All it takes is one missing component to put the brakes on manufacturing. Whether a company is heading to market with their first electronic device or is a well-established brand with multiple products, not being able to ship on time can hurt the bottom line.
A roadblock to getting a product out the door is shortages. In the last year, it’s been driven by new markets for off-the-shelf components, particularly automotive. With electronic content in cars skyrocketing thanks to advanced driver-assistance system (ADAS) and infotainment systems, as well as ongoing advances in autonomous vehicles, companies that make consumer products are competing with automakers for components. The rapidly growing Internet of Things (IoT) market is adding to supply chain pressures too.
The environment poses supply challenges in several ways as well. A major hurricane or a tsunami can radically disrupt a supply chain, even wiping out a source of common electronics components. Regulatory compliance to encourage mining that’s less damaging to the environment can increase costs as companies are compelled to institute systems to support compliance within their organization and within their supply chain.
Geopolitics can affect your ability to source components, including trade disputes and tariffs. For example, tariffs on goods produced in China introduced by the United States last summer increased the costs of components, and thereby finished goods. Regional conflicts can also affect the mining of raw materials, either leading to price increases or shortages.
New trade agreements could mean more countries are competing for components or manufacturing services. Even amicable updates to existing free trade agreements can influence supply and demand on electronics components.
All these forces create risk for your business and affect your ability to manufacture your product on time and on budget.
To manage risk, you must measure it
The many factors that can potentially affect components sourcing and a supply chain bring with them several risks to your business, both directly and indirectly.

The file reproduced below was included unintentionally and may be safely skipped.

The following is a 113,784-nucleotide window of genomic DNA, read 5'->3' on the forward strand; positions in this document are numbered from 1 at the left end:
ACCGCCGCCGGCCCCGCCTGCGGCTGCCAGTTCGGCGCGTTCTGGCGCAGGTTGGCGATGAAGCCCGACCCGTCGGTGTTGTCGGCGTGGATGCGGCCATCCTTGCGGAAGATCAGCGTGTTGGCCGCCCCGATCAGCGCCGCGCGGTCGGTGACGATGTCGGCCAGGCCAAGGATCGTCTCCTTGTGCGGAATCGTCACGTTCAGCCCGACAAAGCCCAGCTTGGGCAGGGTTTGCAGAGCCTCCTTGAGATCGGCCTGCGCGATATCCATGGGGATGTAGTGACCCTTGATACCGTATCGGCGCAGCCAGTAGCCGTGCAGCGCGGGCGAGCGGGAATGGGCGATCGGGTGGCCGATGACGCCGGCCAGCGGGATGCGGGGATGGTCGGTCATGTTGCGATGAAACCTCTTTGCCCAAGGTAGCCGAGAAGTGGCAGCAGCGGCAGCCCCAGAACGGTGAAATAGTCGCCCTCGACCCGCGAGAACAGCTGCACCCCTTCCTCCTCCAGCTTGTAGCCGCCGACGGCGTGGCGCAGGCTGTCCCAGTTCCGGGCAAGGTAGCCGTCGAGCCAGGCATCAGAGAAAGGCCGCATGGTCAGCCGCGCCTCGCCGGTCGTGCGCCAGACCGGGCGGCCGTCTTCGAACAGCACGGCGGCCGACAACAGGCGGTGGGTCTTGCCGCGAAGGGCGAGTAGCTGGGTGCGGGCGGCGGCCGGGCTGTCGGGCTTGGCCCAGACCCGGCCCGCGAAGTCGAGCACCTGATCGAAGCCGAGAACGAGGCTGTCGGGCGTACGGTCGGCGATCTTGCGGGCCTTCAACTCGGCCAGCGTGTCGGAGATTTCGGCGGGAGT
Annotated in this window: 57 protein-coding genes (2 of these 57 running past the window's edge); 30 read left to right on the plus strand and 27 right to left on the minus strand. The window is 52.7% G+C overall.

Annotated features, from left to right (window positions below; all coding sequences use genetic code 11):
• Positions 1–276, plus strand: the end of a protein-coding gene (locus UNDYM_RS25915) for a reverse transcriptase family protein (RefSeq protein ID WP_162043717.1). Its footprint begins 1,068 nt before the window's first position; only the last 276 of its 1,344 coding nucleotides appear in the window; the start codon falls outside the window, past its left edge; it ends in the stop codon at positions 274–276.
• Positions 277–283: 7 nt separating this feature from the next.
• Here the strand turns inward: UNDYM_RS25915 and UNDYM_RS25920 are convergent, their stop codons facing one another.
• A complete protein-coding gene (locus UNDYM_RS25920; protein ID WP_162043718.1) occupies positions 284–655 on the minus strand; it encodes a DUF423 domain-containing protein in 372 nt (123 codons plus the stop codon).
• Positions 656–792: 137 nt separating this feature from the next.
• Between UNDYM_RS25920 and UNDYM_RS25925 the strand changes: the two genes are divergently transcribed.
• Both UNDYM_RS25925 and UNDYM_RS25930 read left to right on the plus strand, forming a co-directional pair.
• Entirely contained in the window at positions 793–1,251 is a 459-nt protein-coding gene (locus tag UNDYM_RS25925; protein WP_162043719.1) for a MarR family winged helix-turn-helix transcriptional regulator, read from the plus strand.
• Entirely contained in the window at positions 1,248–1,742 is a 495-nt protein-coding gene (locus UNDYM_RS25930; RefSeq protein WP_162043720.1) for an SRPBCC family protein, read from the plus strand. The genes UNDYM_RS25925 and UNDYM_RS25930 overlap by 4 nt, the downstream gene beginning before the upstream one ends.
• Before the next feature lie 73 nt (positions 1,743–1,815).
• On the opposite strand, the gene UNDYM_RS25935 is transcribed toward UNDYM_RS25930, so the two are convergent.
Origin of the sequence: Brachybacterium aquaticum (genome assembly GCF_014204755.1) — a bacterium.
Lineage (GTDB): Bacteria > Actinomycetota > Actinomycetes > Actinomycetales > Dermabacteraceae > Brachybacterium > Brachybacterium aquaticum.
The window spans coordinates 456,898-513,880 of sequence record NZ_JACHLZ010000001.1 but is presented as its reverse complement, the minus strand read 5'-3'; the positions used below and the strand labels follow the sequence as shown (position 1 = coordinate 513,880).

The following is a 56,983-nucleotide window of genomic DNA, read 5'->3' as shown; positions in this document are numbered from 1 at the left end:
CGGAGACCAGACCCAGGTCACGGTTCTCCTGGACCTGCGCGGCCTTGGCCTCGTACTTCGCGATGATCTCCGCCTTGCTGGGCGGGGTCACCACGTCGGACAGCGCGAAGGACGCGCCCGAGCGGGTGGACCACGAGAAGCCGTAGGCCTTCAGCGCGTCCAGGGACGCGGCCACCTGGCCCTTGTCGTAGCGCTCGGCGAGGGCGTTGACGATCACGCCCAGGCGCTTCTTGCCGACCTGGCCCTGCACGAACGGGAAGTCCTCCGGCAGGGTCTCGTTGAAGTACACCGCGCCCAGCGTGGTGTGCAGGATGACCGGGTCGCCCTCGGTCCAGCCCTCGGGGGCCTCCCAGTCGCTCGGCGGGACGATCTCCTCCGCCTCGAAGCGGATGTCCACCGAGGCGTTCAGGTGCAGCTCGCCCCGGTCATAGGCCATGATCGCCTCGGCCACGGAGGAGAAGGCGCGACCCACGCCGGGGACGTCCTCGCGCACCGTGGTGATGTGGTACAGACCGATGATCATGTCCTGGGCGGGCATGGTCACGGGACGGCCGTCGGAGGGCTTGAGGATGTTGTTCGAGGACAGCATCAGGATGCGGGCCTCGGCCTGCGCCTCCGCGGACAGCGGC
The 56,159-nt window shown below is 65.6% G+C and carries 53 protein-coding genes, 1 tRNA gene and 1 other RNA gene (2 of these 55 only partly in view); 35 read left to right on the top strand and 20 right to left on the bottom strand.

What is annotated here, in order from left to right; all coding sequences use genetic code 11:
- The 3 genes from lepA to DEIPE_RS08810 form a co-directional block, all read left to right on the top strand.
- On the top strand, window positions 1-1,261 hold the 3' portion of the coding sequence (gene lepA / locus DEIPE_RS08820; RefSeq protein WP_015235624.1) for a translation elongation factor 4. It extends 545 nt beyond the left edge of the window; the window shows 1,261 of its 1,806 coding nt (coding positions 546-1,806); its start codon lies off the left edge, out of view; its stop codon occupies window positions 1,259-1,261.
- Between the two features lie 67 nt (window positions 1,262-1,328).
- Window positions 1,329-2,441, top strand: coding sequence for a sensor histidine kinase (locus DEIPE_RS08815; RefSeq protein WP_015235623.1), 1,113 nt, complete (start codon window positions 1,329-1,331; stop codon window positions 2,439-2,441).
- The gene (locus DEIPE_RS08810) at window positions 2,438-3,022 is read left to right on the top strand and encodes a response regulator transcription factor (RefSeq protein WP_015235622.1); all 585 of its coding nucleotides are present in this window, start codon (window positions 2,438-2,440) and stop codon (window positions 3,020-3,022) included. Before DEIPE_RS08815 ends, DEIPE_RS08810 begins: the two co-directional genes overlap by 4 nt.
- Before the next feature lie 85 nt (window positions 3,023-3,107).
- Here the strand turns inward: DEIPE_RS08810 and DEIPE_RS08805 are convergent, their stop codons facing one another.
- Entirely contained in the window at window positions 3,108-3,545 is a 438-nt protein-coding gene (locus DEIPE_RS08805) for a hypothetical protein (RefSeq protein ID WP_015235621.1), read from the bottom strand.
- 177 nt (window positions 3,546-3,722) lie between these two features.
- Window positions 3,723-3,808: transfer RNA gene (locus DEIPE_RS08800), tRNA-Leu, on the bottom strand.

A suppliers’ risks are their customers’ risks. Whether it’s bad weather, a change in government leadership or policy, or a shortage of raw material, whatever is negatively affecting their manufacturing facilities or logistics hubs could impact their customers’ operations too.
Just as companies put a plan in place if there was a disruption at within the organization, they also need to understand how the risks to their suppliers—and even their suppliers—could disrupt operations. Beyond accounting for any potential problems, it’s important know suppliers can ramp up production when there’s an uptick in demand.
To best understand risk, companies need to get know their suppliers. Where are their factories located? Where are their logistics hubs situated? If they are based in geographic regions fraught with political turmoil or more prone to natural disaster, it’s more likely a disruption to their operations that could affect their customers’. This holds true for secondary suppliers as well.
Generally speaking, it’s not a matter of whether or not a disaster will strike, it’s when. Are these suppliers ready if a natural disaster occurs? Do they rely on a single supplier that could be at risk? What about a major disruption to their infrastructure due to unforeseen equipment failure or massive data loss? Not only do these threats affect their ability to provide components and services, but their financial stability. And even when everything is running smoothly, how well funded are these suppliers before a disruption occurs? Are they well managed? Do they have money in the bank for unforeseen contingencies?
The risk management efforts of any supplier will determine the level of impact on their customers and how they mitigate those risks.
Always plan for the worst
To mitigate risk, it needs to be understood. That means knowing suppliers intimately and being prepared for something to go wrong.
Preparation starts with managing supplier relationships from the day components are initially sourced. It’s not enough to have documentation—establish close relationships with supplier representatives It never hurts to diversify supply sources to ensure a steady flow of components, as well as accommodate sudden production ramp ups.
If something does go wrong, keeping customers happy requires proactive planning and keeping tabs on any issues suppliers are facing and monitoring their operations, as well as auditing their track records.
It’s important to understand lead times even during the best of times. Strong forecasting capabilities must be in place so components can be ordered as far in advance as suppliers require so production schedules can be met. This is especially critical during shortages, regardless of the cause.
Proactive planning can mitigate a great deal of risk, but you can’t account for every variable. An effective response strategy can help with handling any curve balls. It should include concrete steps to maintain adequate inventory, as well as a team that can handle any disruptions to the supply chain. If a business can’t weather those disruptions without discernible impact to their customers, they must have a damage control plan.
Be vigilant and diligent
It’s impossible to completely eliminate risk to any supply chain but being proactive will increase the likelihood of being able to source the components when and where they are needed, and in adequate volumes. Keeping tabs on the challenges and crises suppliers face and taking stock of how well the company responded after rebounding from a disruption, can prepare companies for any unforeseen component supply crisis.
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